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Publication numberUS3428905 A
Publication typeGrant
Publication dateFeb 18, 1969
Filing dateMay 26, 1965
Priority dateMay 26, 1965
Publication numberUS 3428905 A, US 3428905A, US-A-3428905, US3428905 A, US3428905A
InventorsFierston Stanley A, Towle William C
Original AssigneeUs Army
Export CitationBiBTeX, EndNote, RefMan
External Links: USPTO, USPTO Assignment, Espacenet
Tapped delay line integrator
US 3428905 A
Abstract  available in
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Claims  available in
Description  (OCR text may contain errors)

Feb. 18, 1969 s. A. FI'ERSTON ETAL 3,428,905



BY aid-n41. J. W )W M M M 3 9 ATTDRNEY United States Patent Claims ABSTRACT OF THE DISCLOSURE An integrator circuit having a tapped delay line type integrator and a feedback circuit connected in parallel. The feedback circuit is used for recirculating and storing the integrator input signal until a sample is taken off a tap of the tapped delay line integrator. The feedback circuit is connected from the output of the delay line back to an amlifier that is connected in common with both the input signal and the recirculated signal. A gate circuit is connected in the feedback circuit for controlling the sampling time of the integrated signal. A terminating impedance is connected to ground from a point in common with the feedback circuit at the output of the delay line. The impedance value of the feedback circuit is much lower than the terminating impedance so that the recirculating signal is not affected by the terminating impedance during recirculation. The input signal is recirculated through the feedback circuit a predetermined number of times depending on the amount of storage time desired for integration of the input signal.

The invention described herein relates generally to an integrator circuit and more particularly, this invention relates to a tapped delay line integrator.

In a video pulse converter for a radar system which converts very narrow monopulse error signals to digital form, a part of this process requires analog integration and temporary storage of the area of the input video signals. If an operational amplifier with a capacitor in the feedback path were used to perform this integration, relatively large bandwidth amplifiers and small integrating capacitors would be necessary due to the extremely narrow video pulses used. The fact that successive signals need to be processed with relatively close spacing in time required the use of a quench circuit to discharge the integrating capacitor after a sample was taken of the integrated value. Although relays or diodes may be usedto physically short-circuit the capacitor, the fast repetition rate of pulses being integrated will not allow time for a relay to operate, and the inherent resistance in a diode will not allow the capacitor to be completely quenched thus leaving an error voltage on the capacitor.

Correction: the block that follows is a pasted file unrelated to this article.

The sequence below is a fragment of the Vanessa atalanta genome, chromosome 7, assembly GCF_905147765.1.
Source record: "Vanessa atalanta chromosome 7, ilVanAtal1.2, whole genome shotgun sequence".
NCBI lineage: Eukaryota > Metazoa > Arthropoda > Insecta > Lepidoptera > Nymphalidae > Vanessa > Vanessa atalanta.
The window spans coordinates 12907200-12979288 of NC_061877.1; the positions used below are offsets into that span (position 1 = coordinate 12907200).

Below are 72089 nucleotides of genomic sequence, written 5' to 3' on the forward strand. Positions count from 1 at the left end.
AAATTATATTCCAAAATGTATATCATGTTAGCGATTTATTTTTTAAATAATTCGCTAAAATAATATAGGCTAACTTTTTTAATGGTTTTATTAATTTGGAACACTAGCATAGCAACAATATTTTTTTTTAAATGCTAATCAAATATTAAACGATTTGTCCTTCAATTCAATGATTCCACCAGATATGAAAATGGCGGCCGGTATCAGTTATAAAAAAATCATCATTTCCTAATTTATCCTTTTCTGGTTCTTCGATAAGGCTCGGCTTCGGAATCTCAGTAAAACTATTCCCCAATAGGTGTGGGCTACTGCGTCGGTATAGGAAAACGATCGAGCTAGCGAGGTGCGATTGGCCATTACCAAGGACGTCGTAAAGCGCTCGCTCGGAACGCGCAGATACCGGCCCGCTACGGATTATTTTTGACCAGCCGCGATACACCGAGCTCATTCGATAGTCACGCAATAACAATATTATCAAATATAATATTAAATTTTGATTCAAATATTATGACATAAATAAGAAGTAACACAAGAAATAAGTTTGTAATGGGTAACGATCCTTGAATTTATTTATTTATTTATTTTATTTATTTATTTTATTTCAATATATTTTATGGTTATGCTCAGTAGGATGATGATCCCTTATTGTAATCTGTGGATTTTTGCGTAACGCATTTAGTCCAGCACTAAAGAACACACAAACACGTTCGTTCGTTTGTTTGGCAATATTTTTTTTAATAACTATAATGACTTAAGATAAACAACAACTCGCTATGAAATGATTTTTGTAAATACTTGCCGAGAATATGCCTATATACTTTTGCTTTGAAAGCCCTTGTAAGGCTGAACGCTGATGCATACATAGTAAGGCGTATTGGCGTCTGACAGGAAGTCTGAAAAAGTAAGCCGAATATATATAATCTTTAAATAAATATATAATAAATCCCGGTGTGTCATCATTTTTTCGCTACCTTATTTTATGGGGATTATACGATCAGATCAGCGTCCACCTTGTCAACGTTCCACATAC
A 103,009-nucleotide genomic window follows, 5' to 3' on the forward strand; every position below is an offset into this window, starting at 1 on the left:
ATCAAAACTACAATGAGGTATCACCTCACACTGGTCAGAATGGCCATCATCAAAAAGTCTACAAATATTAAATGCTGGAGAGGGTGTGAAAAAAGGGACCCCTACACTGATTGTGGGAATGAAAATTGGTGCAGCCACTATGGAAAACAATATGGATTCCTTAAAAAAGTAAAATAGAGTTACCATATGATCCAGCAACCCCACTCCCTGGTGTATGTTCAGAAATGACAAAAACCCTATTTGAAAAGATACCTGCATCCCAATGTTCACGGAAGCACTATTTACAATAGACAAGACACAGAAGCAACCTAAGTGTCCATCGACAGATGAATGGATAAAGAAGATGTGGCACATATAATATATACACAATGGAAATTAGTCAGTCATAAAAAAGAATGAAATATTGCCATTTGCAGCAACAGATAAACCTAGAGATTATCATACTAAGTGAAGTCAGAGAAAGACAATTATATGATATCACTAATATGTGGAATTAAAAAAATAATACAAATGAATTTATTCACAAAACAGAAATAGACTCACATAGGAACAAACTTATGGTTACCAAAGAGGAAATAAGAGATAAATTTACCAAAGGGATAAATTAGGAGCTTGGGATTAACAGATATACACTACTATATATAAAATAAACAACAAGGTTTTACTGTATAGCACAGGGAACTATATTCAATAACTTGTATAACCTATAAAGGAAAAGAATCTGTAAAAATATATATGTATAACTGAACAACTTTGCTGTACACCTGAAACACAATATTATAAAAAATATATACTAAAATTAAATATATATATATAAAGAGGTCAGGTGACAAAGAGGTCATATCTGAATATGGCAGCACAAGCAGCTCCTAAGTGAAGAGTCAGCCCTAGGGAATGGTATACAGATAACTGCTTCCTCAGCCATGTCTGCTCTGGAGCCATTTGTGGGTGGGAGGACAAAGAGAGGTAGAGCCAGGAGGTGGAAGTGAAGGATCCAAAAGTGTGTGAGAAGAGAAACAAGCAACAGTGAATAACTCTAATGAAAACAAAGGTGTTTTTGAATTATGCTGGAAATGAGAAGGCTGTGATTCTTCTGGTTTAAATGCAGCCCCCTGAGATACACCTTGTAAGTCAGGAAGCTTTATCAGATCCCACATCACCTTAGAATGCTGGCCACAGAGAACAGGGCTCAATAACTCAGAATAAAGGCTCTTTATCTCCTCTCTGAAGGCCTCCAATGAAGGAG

Therefore, there was a need for an integrator circuit which would accept pulses without limitation to their repetition and integrate the pulse with a minimum of error.

In view of these facts, an object of the present invention is to provide a delay line integrator circuit which does not require a quenching circuit in order to integrate pulses applied at a fast repetitive rate.

Another object of this invention is to provide an integrator circuit which will store the integrated signal portion of the input signal.

Further, an object of this invention is to provide an integrator which will integrate a signal with less error than previous integrators.

The various features of novelty which characterize this invention are pointed out with particularity in the claims annexed to and forming a part of this specification. For

3,428,905 Patented Feb. 18, 1969 a better understanding of the invention, however, its advantages and specific objects obtained with its use, reference should be had to the accompanying drawings and descriptive matter in which is illustrated and described a device according to the present invention, and in which:

FIGURE 1 shows a schematic diagram of one embodiment of the invention, and

FIGURE 2 shows a schematic diagram of a second embodiment of the invention.

The invention may be better understood with reference to the drawings in which FIGURE 1 shows a delay line 5 with an amplifier 7 connected to its input. A signal input means 9 is connected to amplifier 7 by means of resistor 11. A terminating impedance 13 is connected between the output of delay line 5 and ground potential. In order to extract the integrated signal portion of the signal from delay line 5, a plurality of resistors 15 are connected along the delay line 5 at predetermined intervals therealong and the opposite ends of the resistors 15 are connected together forming a voltage summing circuit giving the integrated output. Further, the signal is stored by recirculating the signal out of delay line 5 through the path of gate :17 and resistor 19. This path is of a substantially lower impedance than that of impedance 13. A control signal 21 is applied to gate 17 when sufficient storage time has elapsed to clear the circuit of a signal by allowing it to be dissipated in impedance 13. Recirculating signal losses are restored by amplifier 7.